As NASA announced Tuesday that it will roll the first Space Launch System (SLS) super-heavylift booster out to historic Pad 39B at the Kennedy Space Center (KSC) in Florida, for fit-checks later this winter, the agency also assigned “Artemis Team” astronaut Jessica Watkins as a crew member on the next scheduled Crew Dragon rotation mission to the International Space Station (ISS).
Watkins, a geologist and former international rugby player, was selected into NASA’s most recent class of astronauts—“the Turtles”—in June 2017. She will join fellow NASA astronauts Kjell Lindgren and Bob “Farmer” Hines, together with Italy’s Samantha Cristoforetti of the European Space Agency (ESA), when they launch atop a SpaceX Falcon 9 rocket, no sooner than 15 April 2022. In so doing, Watkins will become the first African-American woman to embark on a long-duration ISS increment.
Set to launch a month before her 34th birthday, she will become the youngest U.S. woman to board the space station, eclipsing 34-year-old fellow “Turtle” Kayla Barron, who reached the ISS last week aboard Dragon Endurance.
The news of Watkins’ assignment to Crew-4 was not unexpected, for she has trained alongside Lindgren, Hines and Cristoforetti since August. The quartet were photographed participating in emergency egress and other exercises in the waters of the Neutral Buoyancy Laboratory (NBL) at the Johnson Space Center (JSC) in Houston, Texas.
For their part, Lindgren and Hines were named to command and pilot Crew-4 last February. Lindgren previously spent 141 days aboard the ISS in July-December 2015 and conducted two sessions of Extravehicular Activity (EVA), totaling over 15 hours of spacewalking time.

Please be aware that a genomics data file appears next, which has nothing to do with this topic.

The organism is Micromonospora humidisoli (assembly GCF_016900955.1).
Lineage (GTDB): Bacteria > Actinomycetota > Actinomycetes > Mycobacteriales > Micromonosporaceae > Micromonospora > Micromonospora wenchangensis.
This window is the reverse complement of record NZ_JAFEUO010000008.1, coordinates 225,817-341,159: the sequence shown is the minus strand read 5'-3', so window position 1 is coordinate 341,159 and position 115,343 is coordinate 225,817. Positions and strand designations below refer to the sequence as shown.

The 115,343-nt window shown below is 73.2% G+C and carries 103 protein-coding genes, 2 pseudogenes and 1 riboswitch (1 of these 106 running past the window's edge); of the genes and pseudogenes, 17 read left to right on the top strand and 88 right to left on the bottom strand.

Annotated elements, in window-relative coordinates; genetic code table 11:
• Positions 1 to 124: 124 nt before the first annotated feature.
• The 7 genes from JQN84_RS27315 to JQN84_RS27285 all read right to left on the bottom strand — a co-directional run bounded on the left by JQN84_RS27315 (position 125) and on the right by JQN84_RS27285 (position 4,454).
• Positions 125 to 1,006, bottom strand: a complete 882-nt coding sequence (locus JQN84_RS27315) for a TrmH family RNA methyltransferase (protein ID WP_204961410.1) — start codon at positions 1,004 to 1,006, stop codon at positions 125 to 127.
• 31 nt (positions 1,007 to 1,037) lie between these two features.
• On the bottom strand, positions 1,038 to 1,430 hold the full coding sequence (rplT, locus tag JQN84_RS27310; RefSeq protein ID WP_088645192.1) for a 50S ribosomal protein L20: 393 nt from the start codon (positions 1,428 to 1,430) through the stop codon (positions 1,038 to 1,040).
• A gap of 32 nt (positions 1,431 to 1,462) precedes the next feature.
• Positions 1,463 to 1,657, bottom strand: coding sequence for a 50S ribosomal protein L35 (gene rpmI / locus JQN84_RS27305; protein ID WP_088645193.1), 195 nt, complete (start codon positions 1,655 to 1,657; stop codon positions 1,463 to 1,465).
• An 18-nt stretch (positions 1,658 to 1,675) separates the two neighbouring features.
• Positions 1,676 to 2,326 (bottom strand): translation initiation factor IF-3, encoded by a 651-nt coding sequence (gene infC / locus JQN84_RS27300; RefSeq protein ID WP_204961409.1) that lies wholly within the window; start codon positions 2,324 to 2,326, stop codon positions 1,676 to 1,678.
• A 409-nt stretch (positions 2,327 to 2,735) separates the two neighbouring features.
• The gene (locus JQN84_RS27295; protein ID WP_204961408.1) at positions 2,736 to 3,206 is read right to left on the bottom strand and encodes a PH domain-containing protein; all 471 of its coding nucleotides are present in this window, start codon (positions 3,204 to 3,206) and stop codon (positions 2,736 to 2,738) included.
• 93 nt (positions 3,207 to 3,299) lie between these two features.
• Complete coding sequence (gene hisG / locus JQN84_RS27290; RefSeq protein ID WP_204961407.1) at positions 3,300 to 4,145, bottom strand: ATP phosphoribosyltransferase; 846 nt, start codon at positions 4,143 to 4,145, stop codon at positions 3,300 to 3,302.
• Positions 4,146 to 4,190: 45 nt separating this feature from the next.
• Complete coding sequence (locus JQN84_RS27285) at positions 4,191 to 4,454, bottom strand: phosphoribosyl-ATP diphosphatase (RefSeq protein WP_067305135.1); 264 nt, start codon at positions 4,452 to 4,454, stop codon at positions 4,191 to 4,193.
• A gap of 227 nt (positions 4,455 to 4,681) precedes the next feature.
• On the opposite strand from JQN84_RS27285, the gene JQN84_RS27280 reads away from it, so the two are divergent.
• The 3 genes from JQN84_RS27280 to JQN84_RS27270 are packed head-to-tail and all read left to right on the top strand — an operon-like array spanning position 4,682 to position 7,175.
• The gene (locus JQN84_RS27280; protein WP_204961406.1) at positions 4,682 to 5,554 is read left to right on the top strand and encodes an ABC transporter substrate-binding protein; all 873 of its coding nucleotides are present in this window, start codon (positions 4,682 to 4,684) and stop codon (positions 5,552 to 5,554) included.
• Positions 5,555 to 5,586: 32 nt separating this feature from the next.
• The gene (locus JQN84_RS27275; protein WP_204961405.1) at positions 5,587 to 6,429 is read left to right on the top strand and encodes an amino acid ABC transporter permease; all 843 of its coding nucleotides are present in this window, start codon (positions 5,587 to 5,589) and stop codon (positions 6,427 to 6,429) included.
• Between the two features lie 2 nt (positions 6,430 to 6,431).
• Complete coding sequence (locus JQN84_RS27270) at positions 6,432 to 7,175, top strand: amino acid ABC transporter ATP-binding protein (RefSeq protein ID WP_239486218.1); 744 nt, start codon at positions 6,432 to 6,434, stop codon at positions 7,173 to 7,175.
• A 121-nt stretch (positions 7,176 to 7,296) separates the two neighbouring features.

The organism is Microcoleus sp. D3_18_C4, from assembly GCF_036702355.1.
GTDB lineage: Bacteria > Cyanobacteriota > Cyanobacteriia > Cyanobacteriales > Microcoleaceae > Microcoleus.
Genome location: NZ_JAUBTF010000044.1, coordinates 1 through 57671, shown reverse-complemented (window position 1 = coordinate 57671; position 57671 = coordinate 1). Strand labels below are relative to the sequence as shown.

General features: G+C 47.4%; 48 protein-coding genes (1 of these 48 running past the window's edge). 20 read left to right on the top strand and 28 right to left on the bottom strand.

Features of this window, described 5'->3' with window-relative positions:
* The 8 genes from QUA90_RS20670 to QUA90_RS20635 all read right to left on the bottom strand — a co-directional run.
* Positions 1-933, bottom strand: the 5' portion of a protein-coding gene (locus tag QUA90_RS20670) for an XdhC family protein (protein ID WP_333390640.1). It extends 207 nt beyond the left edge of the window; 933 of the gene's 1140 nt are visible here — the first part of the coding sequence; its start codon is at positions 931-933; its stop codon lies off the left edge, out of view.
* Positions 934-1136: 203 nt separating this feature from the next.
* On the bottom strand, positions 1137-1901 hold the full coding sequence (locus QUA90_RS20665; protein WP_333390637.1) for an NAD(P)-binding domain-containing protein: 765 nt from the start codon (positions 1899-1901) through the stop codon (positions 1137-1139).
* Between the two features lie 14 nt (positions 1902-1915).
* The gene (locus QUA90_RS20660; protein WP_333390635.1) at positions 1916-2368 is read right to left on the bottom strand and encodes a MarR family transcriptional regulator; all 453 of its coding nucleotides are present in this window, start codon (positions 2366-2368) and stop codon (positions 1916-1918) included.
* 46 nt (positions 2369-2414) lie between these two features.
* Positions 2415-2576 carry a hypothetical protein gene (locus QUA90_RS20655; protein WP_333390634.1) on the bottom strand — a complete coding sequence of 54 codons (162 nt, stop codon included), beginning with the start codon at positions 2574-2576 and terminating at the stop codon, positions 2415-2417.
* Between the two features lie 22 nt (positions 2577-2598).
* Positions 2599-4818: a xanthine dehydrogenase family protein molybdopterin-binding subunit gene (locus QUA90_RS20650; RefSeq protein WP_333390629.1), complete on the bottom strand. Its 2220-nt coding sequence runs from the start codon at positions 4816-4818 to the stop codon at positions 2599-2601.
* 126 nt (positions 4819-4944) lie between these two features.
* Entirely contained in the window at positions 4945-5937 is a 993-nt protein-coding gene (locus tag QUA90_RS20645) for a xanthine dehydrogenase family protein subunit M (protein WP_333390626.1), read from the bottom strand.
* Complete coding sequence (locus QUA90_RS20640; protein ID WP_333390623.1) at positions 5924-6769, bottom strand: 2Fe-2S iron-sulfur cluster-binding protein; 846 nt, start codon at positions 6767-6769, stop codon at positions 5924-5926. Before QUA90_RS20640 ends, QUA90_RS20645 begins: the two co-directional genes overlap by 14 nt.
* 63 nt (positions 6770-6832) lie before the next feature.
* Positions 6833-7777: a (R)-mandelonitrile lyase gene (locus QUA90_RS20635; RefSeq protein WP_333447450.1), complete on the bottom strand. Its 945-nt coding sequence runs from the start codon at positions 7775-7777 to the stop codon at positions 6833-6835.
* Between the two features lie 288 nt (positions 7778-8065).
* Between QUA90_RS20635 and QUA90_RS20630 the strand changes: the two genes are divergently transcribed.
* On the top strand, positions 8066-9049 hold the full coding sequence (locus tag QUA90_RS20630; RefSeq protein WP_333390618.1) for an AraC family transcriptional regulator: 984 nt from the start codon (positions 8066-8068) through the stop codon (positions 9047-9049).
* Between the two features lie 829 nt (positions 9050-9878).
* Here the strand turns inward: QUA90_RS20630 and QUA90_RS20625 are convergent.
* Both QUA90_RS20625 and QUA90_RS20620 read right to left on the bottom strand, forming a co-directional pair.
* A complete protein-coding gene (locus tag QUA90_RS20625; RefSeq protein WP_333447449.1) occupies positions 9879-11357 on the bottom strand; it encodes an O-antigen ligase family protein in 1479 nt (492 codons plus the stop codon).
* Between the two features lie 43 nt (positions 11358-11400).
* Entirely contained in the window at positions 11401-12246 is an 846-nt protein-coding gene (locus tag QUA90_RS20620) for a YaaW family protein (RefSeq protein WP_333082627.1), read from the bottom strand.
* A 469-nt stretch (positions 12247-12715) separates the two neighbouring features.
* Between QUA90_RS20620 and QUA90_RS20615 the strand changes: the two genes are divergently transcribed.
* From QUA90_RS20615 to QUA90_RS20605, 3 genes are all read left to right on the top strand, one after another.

He later served as backup commander for Demo-2, last summer’s historic flight of Dragon Endeavour which returned U.S. astronauts to space aboard U.S.-built spacecraft, launched atop U.S.-built rockets, and from U.S. soil.
Hines will be making the first spaceflight of his career, having also been selected into NASA’s 2017 Turtles class. And Cristoforetti—who became Italy’s first woman in space in November 2014, then went on to secure a record for the longest single spaceflight ever undertaken by a female astronaut—was named to Crew-4 last May. She spent 199 days aboard the ISS on her first space mission, before returning to Earth in June 2015.
She will rotate into the command of Expedition 68 for part of the six-month increment, becoming only the fourth woman (and the first female astronaut from a European nation) to lead the sprawling multi-national outpost.
It is expected that Lindgren, Hines, Cristoforetti and Watkins will fly a brand-new vehicle to the ISS, as SpaceX brings its fourth Crew Dragon online to join sister ships Endeavour, Resilience and Endurance. However, it remains to be seen what name Lindgren’s crew will select for their vehicle.
Of the ships flown to date, Endeavour is currently the fleet leader, with two long-duration trips to the station and a cumulative 263 days in space. In second place is Resilience, which has also wrapped up two missions, totaling 170 days and including September’s historic all-civilian Inspiration4, which marked the highest-orbiting human spaceflight since the last servicing call to the Hubble Space Telescope (HST).